It may or may not come as a surprise that tonight was the appointed day for Ben and Chloe’s birthday dinner.  It also may or may not surprise the reader to learn that they named Culver’s as their watering hole of choice.   Not a problem, I thought.  Throughout the afternoon, the kids and adults alike perused the menu and we compiled a list, as seen below for easy reference once the barrage of greasy goodness arrived at the table.

Despite my meticulous planning and writing out, we still had a slight snafu with the order.  My wise mom just handed the paper to the cashier, but somehow two of the sandwiches got missed and another one was incorrect.  Not a problem, though: the manager was quick to rectify it and everything went on as planned.   Here’s a picture of the kids AFTER they ate….Looks like ‘full tummy’ chaos is about to begin here, with Patrick trying to shoot a paper airplane?!?!?!? and Chloe doing her best to block it.  Oh dear….



This made me think that a quick picture to preserve the memory wouldn’t be a bad idea.   So I discreetly directed each child to get close to their Nonnie and Papa so I could snap a speedy shot for the annals of history.   HA.  I may have figured out the advance planning trick, but I still have miles to go in the “know when pictures are a bad idea” category.   At first I just wanted one. good. shot, but I took about twenty.   Upon reflection, I think it’s more entertaining to show them all, so you can share in my experience.   Here they are, from beginning to end….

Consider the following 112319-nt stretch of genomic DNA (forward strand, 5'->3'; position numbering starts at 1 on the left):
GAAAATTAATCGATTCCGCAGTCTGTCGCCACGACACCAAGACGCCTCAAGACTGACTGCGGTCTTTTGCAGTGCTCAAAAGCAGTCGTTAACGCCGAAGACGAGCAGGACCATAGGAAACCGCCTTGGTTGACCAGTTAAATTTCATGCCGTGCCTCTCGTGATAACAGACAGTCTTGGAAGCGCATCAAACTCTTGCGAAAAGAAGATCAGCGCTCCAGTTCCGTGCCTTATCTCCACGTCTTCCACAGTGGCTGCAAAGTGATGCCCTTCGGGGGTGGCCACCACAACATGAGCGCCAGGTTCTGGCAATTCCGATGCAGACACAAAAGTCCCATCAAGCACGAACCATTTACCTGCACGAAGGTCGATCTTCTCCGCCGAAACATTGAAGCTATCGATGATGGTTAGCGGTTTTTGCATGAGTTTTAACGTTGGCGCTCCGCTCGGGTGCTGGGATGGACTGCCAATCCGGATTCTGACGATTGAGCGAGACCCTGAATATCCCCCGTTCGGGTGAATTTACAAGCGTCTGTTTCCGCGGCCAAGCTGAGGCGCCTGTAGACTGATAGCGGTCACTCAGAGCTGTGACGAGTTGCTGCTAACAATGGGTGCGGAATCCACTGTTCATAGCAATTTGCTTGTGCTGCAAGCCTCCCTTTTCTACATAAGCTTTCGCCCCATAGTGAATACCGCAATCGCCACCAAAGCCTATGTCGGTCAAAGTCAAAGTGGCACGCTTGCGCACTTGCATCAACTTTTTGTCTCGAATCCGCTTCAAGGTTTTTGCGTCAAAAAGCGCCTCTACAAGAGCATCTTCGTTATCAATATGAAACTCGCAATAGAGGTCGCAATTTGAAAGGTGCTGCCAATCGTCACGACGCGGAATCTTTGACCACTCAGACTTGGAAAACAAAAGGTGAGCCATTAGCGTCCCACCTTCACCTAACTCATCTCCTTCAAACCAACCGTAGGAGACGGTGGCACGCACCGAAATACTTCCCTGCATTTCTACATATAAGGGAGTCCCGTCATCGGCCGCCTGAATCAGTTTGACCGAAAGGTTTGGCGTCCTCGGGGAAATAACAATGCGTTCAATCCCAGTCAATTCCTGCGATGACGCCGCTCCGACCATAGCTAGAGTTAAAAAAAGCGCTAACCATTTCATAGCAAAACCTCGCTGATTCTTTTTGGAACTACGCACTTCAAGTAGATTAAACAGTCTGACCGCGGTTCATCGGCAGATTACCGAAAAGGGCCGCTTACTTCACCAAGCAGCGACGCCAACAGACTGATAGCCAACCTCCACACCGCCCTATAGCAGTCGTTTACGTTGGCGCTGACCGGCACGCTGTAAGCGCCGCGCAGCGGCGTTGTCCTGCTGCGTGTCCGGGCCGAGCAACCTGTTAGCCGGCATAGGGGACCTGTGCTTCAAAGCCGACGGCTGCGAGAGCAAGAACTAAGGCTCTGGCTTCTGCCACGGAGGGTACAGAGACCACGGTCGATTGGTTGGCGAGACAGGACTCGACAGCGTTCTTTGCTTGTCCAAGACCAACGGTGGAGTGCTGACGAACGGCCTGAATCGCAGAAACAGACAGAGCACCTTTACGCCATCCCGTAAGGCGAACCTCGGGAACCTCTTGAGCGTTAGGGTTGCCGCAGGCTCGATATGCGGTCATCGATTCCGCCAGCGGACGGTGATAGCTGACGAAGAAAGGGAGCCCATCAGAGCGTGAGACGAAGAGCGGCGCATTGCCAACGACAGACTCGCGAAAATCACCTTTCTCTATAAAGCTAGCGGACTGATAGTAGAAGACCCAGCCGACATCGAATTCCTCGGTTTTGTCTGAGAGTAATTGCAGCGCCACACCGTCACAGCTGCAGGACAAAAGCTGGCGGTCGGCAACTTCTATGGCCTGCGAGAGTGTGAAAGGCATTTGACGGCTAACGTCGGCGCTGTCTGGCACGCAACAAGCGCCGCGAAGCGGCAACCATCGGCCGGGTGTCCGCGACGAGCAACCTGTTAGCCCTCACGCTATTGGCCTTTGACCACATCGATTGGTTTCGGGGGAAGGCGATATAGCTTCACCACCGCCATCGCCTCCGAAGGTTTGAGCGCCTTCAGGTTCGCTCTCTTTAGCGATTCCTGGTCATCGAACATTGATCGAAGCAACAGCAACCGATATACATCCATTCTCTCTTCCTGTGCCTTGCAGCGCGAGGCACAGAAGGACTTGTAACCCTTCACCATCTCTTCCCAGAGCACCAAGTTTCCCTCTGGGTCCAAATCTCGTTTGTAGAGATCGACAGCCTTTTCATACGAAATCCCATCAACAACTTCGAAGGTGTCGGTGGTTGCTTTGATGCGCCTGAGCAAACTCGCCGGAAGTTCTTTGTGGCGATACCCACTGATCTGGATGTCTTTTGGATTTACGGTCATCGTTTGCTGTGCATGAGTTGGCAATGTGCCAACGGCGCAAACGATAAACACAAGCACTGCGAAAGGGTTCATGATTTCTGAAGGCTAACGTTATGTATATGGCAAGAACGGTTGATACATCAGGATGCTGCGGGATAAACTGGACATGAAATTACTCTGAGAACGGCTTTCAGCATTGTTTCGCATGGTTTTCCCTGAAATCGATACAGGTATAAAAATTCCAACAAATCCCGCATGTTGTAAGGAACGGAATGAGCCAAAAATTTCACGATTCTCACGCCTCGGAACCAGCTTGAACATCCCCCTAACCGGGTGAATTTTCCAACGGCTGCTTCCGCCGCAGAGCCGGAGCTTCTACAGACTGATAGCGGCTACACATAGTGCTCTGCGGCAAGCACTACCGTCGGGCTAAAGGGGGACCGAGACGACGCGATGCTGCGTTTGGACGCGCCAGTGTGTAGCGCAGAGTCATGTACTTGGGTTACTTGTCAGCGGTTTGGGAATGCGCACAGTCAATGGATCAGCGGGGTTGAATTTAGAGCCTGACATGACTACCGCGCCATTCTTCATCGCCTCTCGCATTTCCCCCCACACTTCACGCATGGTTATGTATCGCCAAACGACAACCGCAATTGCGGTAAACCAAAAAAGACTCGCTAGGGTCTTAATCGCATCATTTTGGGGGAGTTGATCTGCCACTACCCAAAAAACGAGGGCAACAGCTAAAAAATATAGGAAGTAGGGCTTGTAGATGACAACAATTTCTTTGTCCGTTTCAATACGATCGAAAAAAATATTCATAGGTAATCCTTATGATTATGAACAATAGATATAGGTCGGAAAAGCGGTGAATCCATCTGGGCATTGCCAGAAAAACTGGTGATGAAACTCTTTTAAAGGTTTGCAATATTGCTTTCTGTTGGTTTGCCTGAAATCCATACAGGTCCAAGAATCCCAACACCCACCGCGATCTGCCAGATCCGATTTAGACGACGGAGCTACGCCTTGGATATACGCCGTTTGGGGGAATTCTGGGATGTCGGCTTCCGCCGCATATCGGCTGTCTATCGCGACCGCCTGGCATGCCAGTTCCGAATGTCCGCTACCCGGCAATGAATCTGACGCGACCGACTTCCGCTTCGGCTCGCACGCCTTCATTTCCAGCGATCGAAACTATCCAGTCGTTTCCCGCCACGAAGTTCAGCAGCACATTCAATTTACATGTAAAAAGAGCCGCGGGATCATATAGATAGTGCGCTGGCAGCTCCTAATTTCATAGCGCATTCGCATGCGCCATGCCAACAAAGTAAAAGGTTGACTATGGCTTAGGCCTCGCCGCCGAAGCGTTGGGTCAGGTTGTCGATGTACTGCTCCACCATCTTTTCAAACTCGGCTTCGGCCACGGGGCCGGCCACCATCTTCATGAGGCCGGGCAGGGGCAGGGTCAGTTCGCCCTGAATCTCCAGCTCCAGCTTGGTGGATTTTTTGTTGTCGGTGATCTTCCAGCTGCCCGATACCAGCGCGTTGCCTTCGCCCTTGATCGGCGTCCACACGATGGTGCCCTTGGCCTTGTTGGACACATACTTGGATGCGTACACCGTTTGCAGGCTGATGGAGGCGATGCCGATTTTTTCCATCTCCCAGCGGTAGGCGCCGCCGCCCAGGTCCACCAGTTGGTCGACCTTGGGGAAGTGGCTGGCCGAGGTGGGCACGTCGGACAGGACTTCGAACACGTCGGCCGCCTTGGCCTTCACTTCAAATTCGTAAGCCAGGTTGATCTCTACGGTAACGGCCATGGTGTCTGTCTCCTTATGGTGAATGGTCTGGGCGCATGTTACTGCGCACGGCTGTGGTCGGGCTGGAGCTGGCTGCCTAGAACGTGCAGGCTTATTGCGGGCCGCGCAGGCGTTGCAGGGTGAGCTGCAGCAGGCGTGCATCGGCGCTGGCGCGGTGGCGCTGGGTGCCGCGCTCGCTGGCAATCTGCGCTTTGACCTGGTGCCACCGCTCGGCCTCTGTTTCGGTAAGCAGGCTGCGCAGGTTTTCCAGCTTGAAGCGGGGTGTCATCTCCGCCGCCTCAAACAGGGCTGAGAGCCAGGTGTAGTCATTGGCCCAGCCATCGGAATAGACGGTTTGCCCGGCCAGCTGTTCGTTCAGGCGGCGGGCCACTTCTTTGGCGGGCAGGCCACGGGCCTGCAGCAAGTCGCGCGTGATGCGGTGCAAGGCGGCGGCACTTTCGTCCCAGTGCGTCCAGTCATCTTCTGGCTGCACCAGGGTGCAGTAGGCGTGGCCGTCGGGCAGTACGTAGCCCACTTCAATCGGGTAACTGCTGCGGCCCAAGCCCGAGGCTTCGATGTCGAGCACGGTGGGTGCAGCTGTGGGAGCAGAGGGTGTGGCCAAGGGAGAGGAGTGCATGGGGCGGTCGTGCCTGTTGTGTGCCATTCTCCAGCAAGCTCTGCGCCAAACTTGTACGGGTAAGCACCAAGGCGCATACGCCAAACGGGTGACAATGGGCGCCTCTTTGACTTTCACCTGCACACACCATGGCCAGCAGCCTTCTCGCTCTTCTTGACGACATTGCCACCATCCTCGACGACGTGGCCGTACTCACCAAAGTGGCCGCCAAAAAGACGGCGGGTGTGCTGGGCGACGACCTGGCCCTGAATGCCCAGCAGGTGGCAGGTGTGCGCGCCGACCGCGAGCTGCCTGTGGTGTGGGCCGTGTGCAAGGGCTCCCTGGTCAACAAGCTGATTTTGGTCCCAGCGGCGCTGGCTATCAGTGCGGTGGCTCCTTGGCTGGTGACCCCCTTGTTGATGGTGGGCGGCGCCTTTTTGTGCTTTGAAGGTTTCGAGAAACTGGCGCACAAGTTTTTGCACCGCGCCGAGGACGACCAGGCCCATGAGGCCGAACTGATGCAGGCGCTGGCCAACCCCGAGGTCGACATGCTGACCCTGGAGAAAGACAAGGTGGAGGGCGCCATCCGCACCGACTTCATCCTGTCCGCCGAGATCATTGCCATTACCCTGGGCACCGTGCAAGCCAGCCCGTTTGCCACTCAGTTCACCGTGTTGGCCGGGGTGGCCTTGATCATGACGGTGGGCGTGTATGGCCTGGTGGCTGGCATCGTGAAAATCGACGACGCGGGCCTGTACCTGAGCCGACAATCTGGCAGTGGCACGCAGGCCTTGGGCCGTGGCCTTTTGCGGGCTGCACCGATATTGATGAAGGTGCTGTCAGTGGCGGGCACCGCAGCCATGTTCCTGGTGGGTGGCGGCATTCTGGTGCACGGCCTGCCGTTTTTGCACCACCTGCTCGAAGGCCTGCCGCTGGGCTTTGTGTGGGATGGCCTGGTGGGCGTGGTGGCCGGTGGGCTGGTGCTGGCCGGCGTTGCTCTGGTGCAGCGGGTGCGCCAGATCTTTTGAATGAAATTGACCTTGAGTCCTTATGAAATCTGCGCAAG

Shot #1: Brendan wanted to do a silly face.  He somewhat succeeded.  It was on the first shot that I failed miserably at the whole discreet attempt with my screeching, “Brendan!  Please just smile nicely!”

Shot #2:  Patrick shoots his dad a “PLEASE HELP US!” look as I take another shot.  Ben must have seen a squirrel.  My dad is losing patience.

Shot #3: Not bad.  Possibly a keeper–oh wait!  Papa’s eyes are closed.  Boo.  Keep going.

Shot #4: Papa’s talking and Brendan looks exasperated.  Notice, if you will, that Hannah chose a great smile and kept it plastered.  She hardly moves or changes throughout the series.  Cracks me up! My mom comes in with a close second to the “did she move at all?” contest.


Shot #6: Five out of seven participants NOT PAYING ATTENTION.  I think my dad didn’t realize that I had been taking a bunch of pictures because he hadn’t seen a flash.  In this particular picture, he is asking me as much.

Shot #7:  I’m about out of time in general.

Shot #LAST:  Overall, not bad.  Dad’s still talking, but I’ll take it.  🙂

Thanks, Mom and Dad, Nonnie and Papa, for an enjoyable trip for the birthday buddies’ dinner.  I think we ALL “savored” it this time!


3 Comments (+add yours?)

  1. electrobro
    Nov 13, 2012 @ 21:24:43

    It gets better from here on out. Of course new challenges may arise, but the restaurant thing gets easier though exponentially more costly.


  2. godmadeknown
    Nov 13, 2012 @ 21:29:02

    Pre-menu perusing! Great tip!


  3. Maria Gowin
    Nov 14, 2012 @ 22:37:02

    Oh. Em. Gee. I laughed so hard I had tears in my eyes!!!

    I have sooooo been there!!